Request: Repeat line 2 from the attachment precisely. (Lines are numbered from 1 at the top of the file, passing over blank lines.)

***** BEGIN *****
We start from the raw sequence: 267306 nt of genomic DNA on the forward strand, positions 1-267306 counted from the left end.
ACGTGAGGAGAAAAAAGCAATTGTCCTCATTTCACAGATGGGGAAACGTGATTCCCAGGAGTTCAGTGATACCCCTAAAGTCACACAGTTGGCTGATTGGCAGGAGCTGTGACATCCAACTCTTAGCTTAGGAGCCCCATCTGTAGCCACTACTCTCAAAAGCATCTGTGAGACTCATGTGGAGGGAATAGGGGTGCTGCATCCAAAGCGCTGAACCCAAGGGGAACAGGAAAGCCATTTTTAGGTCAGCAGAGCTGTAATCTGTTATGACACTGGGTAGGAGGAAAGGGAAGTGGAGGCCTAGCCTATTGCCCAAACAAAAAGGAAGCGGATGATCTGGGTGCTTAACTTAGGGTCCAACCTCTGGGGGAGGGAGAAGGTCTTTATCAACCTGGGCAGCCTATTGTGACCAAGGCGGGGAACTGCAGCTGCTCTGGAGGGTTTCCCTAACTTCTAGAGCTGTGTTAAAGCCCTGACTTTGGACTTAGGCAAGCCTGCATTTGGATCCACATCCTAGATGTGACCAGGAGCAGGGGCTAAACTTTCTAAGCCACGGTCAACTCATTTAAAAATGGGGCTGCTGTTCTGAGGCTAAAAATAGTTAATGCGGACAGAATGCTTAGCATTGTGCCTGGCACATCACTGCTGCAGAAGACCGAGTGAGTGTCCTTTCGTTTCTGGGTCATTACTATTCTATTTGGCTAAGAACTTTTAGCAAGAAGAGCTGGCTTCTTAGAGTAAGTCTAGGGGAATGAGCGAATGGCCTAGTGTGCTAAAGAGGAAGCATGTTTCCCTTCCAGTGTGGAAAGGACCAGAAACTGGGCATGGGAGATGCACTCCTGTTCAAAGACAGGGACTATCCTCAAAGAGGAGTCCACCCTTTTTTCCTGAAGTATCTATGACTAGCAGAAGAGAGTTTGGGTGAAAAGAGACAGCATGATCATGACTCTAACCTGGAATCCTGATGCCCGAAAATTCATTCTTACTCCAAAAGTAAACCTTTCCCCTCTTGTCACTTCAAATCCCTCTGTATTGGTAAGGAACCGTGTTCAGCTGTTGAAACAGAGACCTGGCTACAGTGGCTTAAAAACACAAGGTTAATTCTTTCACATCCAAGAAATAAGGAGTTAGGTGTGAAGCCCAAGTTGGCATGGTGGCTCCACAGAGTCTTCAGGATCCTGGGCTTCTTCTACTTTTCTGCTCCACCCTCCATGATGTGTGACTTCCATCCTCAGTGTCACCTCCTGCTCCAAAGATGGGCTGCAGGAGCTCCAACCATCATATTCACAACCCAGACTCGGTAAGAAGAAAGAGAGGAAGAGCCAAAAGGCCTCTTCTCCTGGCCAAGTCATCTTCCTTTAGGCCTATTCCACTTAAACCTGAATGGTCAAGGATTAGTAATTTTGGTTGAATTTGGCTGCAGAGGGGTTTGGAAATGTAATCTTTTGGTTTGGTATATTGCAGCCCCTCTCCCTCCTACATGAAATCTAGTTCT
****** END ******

ACGTGAGGAGAAAAAAGCAATTGTCCTCATTTCACAGATGGGGAAACGTGATTCCCAGGAGTTCAGTGATACCCCTAAAGTCACACAGTTGGCTGATTGGCAGGAGCTGTGACATCCAACTCTTAGCTTAGGAGCCCCATCTGTAGCCACTACTCTCAAAAGCATCTGTGAGACTCATGTGGAGGGAATAGGGGTGCTGCATCCAAAGCGCTGAACCCAAGGGGAACAGGAAAGCCATTTTTAGGTCAGCAGAGCTGTAATCTGTTATGACACTGGGTAGGAGGAAAGGGAAGTGGAGGCCTAGCCTATTGCCCAAACAAAAAGGAAGCGGATGATCTGGGTGCTTAACTTAGGGTCCAACCTCTGGGGGAGGGAGAAGGTCTTTATCAACCTGGGCAGCCTATTGTGACCAAGGCGGGGAACTGCAGCTGCTCTGGAGGGTTTCCCTAACTTCTAGAGCTGTGTTAAAGCCCTGACTTTGGACTTAGGCAAGCCTGCATTTGGATCCACATCCTAGATGTGACCAGGAGCAGGGGCTAAACTTTCTAAGCCACGGTCAACTCATTTAAAAATGGGGCTGCTGTTCTGAGGCTAAAAATAGTTAATGCGGACAGAATGCTTAGCATTGTGCCTGGCACATCACTGCTGCAGAAGACCGAGTGAGTGTCCTTTCGTTTCTGGGTCATTACTATTCTATTTGGCTAAGAACTTTTAGCAAGAAGAGCTGGCTTCTTAGAGTAAGTCTAGGGGAATGAGCGAATGGCCTAGTGTGCTAAAGAGGAAGCATGTTTCCCTTCCAGTGTGGAAAGGACCAGAAACTGGGCATGGGAGATGCACTCCTGTTCAAAGACAGGGACTATCCTCAAAGAGGAGTCCACCCTTTTTTCCTGAAGTATCTATGACTAGCAGAAGAGAGTTTGGGTGAAAAGAGACAGCATGATCATGACTCTAACCTGGAATCCTGATGCCCGAAAATTCATTCTTACTCCAAAAGTAAACCTTTCCCCTCTTGTCACTTCAAATCCCTCTGTATTGGTAAGGAACCGTGTTCAGCTGTTGAAACAGAGACCTGGCTACAGTGGCTTAAAAACACAAGGTTAATTCTTTCACATCCAAGAAATAAGGAGTTAGGTGTGAAGCCCAAGTTGGCATGGTGGCTCCACAGAGTCTTCAGGATCCTGGGCTTCTTCTACTTTTCTGCTCCACCCTCCATGATGTGTGACTTCCATCCTCAGTGTCACCTCCTGCTCCAAAGATGGGCTGCAGGAGCTCCAACCATCATATTCACAACCCAGACTCGGTAAGAAGAAAGAGAGGAAGAGCCAAAAGGCCTCTTCTCCTGGCCAAGTCATCTTCCTTTAGGCCTATTCCACTTAAACCTGAATGGTCAAGGATTAGTAATTTTGGTTGAATTTGGCTGCAGAGGGGTTTGGAAATGTAATCTTTTGGTTTGGTATATTGCAGCCCCTCTCCCTCCTACATGAAATCTAGTTCT